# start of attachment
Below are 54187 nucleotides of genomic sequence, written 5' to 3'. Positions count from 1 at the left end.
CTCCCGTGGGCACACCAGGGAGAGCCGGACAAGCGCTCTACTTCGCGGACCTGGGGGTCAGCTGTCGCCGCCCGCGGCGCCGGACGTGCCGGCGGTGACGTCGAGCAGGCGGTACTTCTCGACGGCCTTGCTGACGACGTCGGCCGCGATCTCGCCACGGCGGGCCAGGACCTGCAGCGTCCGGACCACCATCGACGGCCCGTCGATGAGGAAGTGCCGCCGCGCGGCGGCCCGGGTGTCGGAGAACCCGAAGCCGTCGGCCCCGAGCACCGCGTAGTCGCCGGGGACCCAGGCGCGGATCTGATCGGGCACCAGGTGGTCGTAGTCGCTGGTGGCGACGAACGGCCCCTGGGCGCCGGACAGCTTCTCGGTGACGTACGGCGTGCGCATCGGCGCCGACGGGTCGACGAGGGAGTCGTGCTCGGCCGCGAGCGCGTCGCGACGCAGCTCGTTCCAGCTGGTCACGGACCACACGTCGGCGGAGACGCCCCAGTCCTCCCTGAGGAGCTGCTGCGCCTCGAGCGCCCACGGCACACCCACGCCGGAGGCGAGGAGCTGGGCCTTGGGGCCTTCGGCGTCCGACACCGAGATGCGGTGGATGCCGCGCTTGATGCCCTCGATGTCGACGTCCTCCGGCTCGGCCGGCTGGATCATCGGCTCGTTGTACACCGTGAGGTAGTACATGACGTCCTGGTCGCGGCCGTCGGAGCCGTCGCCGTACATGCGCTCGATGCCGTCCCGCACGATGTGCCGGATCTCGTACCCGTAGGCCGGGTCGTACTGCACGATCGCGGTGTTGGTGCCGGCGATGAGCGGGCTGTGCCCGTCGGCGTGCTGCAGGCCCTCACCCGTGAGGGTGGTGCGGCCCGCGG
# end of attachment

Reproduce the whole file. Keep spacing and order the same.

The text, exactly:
Below are 54187 nucleotides of genomic sequence, written 5' to 3'. Positions count from 1 at the left end.
CTCCCGTGGGCACACCAGGGAGAGCCGGACAAGCGCTCTACTTCGCGGACCTGGGGGTCAGCTGTCGCCGCCCGCGGCGCCGGACGTGCCGGCGGTGACGTCGAGCAGGCGGTACTTCTCGACGGCCTTGCTGACGACGTCGGCCGCGATCTCGCCACGGCGGGCCAGGACCTGCAGCGTCCGGACCACCATCGACGGCCCGTCGATGAGGAAGTGCCGCCGCGCGGCGGCCCGGGTGTCGGAGAACCCGAAGCCGTCGGCCCCGAGCACCGCGTAGTCGCCGGGGACCCAGGCGCGGATCTGATCGGGCACCAGGTGGTCGTAGTCGCTGGTGGCGACGAACGGCCCCTGGGCGCCGGACAGCTTCTCGGTGACGTACGGCGTGCGCATCGGCGCCGACGGGTCGACGAGGGAGTCGTGCTCGGCCGCGAGCGCGTCGCGACGCAGCTCGTTCCAGCTGGTCACGGACCACACGTCGGCGGAGACGCCCCAGTCCTCCCTGAGGAGCTGCTGCGCCTCGAGCGCCCACGGCACACCCACGCCGGAGGCGAGGAGCTGGGCCTTGGGGCCTTCGGCGTCCGACACCGAGATGCGGTGGATGCCGCGCTTGATGCCCTCGATGTCGACGTCCTCCGGCTCGGCCGGCTGGATCATCGGCTCGTTGTACACCGTGAGGTAGTACATGACGTCCTGGTCGCGGCCGTCGGAGCCGTCGCCGTACATGCGCTCGATGCCGTCCCGCACGATGTGCCGGATCTCGTACCCGTAGGCCGGGTCGTACTGCACGATCGCGGTGTTGGTGCCGGCGATGAGCGGGCTGTGCCCGTCGGCGTGCTGCAGGCCCTCACCCGTGAGGGTGGTGCGGCCCGCGG